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The AAPG/Datapages Combined Publications Database

GCAGS Transactions


Gulf Coast Association of Geological Societies Transactions
Vol. 31 (1981), Pages 436-437

Abstract: Environmental Mapping in the Jackson-Yegua Lignite Belt, Southeast Texas

Mary L. W. Jackson (2), L. E. Garner (3)


Environmental geologic maps of the Jackson-Yegua trend delineate important land areas and provide data useful in lignite mine planning and reclamation. Mapping was sponsored by the U. S. Geological Survey. The map area encompasses the Upper Eocene Jackson-Yegua outcrop, from Fayette County in south-central Texas to the Louisiana border in Sabine County. The sediments strike generally parallel to the coast, and dip 1 to 3 degrees to the southeast. The fluvial Yegua Formation contains interbedded sands and muds. The Jackson Group represents a regressive cycle (Fisher et al., 1970). At the base of this cycle is the marine Caddell Formation. Above the Caddell lies the deltaic Wellborn Formation. Two major sands in the Wellborn form cuestas and sand hills. The deltaic Manning Formation overlies the Wellborn and exhibits a characteristic chocolate brown mud with local sands. The youngest formation in the Jackson is the Whitsett. Fisher et al. (1970) interpret this sand-rich formation as the fluvial counterpart of the Wellborn and Manning. At the eastern edge of the map area the Jackson and Yegua are predominantly marine mud.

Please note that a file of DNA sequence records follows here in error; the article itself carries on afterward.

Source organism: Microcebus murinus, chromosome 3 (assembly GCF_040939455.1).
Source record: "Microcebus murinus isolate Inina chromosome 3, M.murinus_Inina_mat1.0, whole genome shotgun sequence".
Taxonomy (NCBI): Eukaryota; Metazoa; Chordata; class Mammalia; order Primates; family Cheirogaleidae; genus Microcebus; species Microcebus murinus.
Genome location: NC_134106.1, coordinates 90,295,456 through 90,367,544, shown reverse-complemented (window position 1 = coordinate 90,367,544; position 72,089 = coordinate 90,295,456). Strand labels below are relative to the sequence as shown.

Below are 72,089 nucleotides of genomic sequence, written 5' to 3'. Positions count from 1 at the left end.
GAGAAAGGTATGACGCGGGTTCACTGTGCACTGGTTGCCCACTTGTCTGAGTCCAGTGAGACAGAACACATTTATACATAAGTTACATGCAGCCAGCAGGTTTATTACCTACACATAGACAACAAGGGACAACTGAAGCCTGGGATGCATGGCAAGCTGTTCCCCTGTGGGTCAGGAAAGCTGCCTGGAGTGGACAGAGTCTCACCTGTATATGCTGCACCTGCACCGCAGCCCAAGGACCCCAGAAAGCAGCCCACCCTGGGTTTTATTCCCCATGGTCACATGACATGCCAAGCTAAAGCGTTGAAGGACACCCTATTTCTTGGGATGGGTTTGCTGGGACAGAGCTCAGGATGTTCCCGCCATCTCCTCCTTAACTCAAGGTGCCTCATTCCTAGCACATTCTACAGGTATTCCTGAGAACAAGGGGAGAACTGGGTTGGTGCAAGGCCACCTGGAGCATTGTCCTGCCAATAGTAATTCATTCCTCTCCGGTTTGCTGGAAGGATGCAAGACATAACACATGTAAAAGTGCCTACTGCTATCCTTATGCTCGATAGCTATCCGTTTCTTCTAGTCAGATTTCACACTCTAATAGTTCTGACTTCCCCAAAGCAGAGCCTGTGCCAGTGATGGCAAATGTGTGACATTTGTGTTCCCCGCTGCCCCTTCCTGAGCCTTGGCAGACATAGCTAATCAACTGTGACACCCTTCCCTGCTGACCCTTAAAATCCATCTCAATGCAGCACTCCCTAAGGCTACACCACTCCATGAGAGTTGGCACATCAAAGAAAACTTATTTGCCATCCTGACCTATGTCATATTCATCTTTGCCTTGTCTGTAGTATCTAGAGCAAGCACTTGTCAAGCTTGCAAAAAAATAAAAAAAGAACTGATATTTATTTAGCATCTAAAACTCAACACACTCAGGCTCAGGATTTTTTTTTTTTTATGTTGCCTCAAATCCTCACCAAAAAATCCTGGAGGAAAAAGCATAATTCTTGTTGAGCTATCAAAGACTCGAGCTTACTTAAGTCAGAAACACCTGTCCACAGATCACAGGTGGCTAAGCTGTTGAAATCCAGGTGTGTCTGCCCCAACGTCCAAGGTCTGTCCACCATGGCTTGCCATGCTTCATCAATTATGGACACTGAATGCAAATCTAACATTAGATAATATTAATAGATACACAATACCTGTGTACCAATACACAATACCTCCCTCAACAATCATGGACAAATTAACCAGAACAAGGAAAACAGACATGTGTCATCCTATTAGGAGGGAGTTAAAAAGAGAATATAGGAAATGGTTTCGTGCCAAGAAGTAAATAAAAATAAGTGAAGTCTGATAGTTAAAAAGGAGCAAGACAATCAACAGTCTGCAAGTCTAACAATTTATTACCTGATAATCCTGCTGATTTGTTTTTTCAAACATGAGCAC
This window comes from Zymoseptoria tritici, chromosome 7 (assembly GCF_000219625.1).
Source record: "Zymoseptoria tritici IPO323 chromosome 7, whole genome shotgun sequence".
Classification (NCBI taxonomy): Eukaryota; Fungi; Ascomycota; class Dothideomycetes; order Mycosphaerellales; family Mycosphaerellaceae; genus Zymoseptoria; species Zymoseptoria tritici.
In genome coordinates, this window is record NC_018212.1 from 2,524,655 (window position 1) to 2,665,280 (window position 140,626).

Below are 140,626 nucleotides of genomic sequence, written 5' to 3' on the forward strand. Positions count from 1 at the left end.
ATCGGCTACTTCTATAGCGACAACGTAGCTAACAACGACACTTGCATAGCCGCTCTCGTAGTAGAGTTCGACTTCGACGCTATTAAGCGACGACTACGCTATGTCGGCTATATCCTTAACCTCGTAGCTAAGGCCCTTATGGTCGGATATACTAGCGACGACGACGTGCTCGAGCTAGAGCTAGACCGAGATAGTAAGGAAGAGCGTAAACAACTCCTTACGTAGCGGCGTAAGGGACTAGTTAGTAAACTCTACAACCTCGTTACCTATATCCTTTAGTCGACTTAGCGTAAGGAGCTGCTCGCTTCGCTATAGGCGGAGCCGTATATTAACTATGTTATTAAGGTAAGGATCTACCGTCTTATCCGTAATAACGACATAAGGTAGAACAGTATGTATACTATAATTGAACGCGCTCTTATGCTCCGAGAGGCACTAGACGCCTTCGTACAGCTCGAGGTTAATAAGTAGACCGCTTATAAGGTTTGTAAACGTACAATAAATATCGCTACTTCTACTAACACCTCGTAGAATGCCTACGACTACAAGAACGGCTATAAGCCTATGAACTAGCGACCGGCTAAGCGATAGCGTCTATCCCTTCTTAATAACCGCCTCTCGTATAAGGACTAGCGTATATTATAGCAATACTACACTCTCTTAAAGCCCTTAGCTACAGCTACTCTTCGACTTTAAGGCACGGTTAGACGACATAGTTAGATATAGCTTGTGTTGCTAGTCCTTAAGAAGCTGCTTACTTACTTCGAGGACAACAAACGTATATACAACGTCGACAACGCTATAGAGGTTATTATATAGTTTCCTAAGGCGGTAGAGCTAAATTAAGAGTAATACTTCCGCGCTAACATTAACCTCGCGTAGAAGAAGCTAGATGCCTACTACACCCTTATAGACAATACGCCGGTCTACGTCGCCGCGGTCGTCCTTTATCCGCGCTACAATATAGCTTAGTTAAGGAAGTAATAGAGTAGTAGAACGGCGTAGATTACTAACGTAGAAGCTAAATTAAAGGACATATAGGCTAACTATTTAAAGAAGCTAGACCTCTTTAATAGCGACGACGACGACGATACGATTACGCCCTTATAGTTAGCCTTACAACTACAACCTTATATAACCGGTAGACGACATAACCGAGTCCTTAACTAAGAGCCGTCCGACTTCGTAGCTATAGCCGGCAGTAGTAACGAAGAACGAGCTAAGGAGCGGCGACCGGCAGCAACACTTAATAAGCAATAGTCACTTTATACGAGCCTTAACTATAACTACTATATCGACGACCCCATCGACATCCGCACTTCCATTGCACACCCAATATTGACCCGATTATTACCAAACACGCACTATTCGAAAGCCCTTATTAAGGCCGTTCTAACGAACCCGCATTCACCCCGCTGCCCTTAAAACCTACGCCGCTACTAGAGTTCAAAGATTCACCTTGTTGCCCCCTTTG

Lignite occurs in the Yegua, in the Manning, and in the upper part of the Wellborn. Yegua lignites, originally deposited in an interchannel fluvial environment, are intermediate in quality among Texas lignites. Jackson lignites developed as marshes on foundering delta lobes and thus occur in high-sand areas, are relatively continuous, and are low in quality (Kaiser et al., 1980).

In the mid-1970's, as increased lignite mining resulted from a search for cheaper energy sources, Federal and State laws were passed that restrict surface mining of lignite. The purpose of the surface mining laws is to ensure that reclaimed land approaches its pre-mine condition. Specifically, the laws require that native vegetation and prime farmland be restored. Mining may be restricted in flood-prone areas, ground-water quality must be monitored, and aquifer and aquifer recharge zones are expected to store the same quantity of water as they did prior to mining. Basic data are needed to plan lignite mining and reclamation in accordance with surface mining laws, and environmental geologic mapping was developed to provide much of the required data.

Environmental maps delineate flood-prone areas (P1, P2), vegetation and lithology (J1, J2), prime farmland (B1, B2), and severely eroded areas (G2) (All alpha-numeric pairs refer to Figure 1.). In addition, each map unit is described in terms of substrate, soil, geomorphology, geologic process, vegetation, and land use. Map units are divided into three major categories in accordance with a classification used in the Wilcox Group by Henry and Basciano (1979). The categories are 1) geomorphic, including floodplains and eroded uplands (P1, P2, G2), 2) substrate, including sand (H1, H2, H4), sand and mud (J1, J2), and mud, and 3) man-made, including lignite mines (M1) and gravel pits (M2).